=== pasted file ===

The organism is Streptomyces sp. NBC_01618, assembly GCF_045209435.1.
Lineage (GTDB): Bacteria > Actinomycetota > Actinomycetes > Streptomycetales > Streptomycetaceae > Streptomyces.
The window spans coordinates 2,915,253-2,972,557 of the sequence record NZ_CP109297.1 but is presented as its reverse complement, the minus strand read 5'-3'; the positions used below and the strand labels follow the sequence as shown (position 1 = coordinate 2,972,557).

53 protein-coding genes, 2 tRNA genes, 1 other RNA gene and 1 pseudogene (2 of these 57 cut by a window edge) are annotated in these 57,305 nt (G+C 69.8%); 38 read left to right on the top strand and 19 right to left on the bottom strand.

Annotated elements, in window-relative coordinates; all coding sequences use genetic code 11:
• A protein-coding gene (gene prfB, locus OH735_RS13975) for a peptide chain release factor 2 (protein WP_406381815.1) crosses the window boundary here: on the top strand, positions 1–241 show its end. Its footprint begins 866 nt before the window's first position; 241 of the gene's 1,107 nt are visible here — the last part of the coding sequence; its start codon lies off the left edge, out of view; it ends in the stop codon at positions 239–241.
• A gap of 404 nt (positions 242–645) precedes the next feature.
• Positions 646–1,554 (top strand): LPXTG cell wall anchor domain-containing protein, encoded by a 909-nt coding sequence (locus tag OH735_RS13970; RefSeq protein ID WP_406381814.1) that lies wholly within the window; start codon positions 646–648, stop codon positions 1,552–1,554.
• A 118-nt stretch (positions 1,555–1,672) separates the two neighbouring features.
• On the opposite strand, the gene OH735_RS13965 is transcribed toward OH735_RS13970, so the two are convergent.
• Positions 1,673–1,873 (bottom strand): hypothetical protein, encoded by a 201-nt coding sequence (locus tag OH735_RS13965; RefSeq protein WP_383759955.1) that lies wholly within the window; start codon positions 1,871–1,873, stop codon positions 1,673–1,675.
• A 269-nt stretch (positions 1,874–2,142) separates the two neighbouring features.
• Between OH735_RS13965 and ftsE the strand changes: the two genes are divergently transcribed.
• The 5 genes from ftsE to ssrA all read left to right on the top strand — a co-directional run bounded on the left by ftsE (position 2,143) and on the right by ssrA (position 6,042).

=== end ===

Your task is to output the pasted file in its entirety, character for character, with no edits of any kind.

The organism is Streptomyces sp. NBC_01618, assembly GCF_045209435.1.
Lineage (GTDB): Bacteria > Actinomycetota > Actinomycetes > Streptomycetales > Streptomycetaceae > Streptomyces.
The window spans coordinates 2,915,253-2,972,557 of the sequence record NZ_CP109297.1 but is presented as its reverse complement, the minus strand read 5'-3'; the positions used below and the strand labels follow the sequence as shown (position 1 = coordinate 2,972,557).

53 protein-coding genes, 2 tRNA genes, 1 other RNA gene and 1 pseudogene (2 of these 57 cut by a window edge) are annotated in these 57,305 nt (G+C 69.8%); 38 read left to right on the top strand and 19 right to left on the bottom strand.

Annotated elements, in window-relative coordinates; all coding sequences use genetic code 11:
• A protein-coding gene (gene prfB, locus OH735_RS13975) for a peptide chain release factor 2 (protein WP_406381815.1) crosses the window boundary here: on the top strand, positions 1–241 show its end. Its footprint begins 866 nt before the window's first position; 241 of the gene's 1,107 nt are visible here — the last part of the coding sequence; its start codon lies off the left edge, out of view; it ends in the stop codon at positions 239–241.
• A gap of 404 nt (positions 242–645) precedes the next feature.
• Positions 646–1,554 (top strand): LPXTG cell wall anchor domain-containing protein, encoded by a 909-nt coding sequence (locus tag OH735_RS13970; RefSeq protein ID WP_406381814.1) that lies wholly within the window; start codon positions 646–648, stop codon positions 1,552–1,554.
• A 118-nt stretch (positions 1,555–1,672) separates the two neighbouring features.
• On the opposite strand, the gene OH735_RS13965 is transcribed toward OH735_RS13970, so the two are convergent.
• Positions 1,673–1,873 (bottom strand): hypothetical protein, encoded by a 201-nt coding sequence (locus tag OH735_RS13965; RefSeq protein WP_383759955.1) that lies wholly within the window; start codon positions 1,871–1,873, stop codon positions 1,673–1,675.
• A 269-nt stretch (positions 1,874–2,142) separates the two neighbouring features.
• Between OH735_RS13965 and ftsE the strand changes: the two genes are divergently transcribed.
• The 5 genes from ftsE to ssrA all read left to right on the top strand — a co-directional run bounded on the left by ftsE (position 2,143) and on the right by ssrA (position 6,042).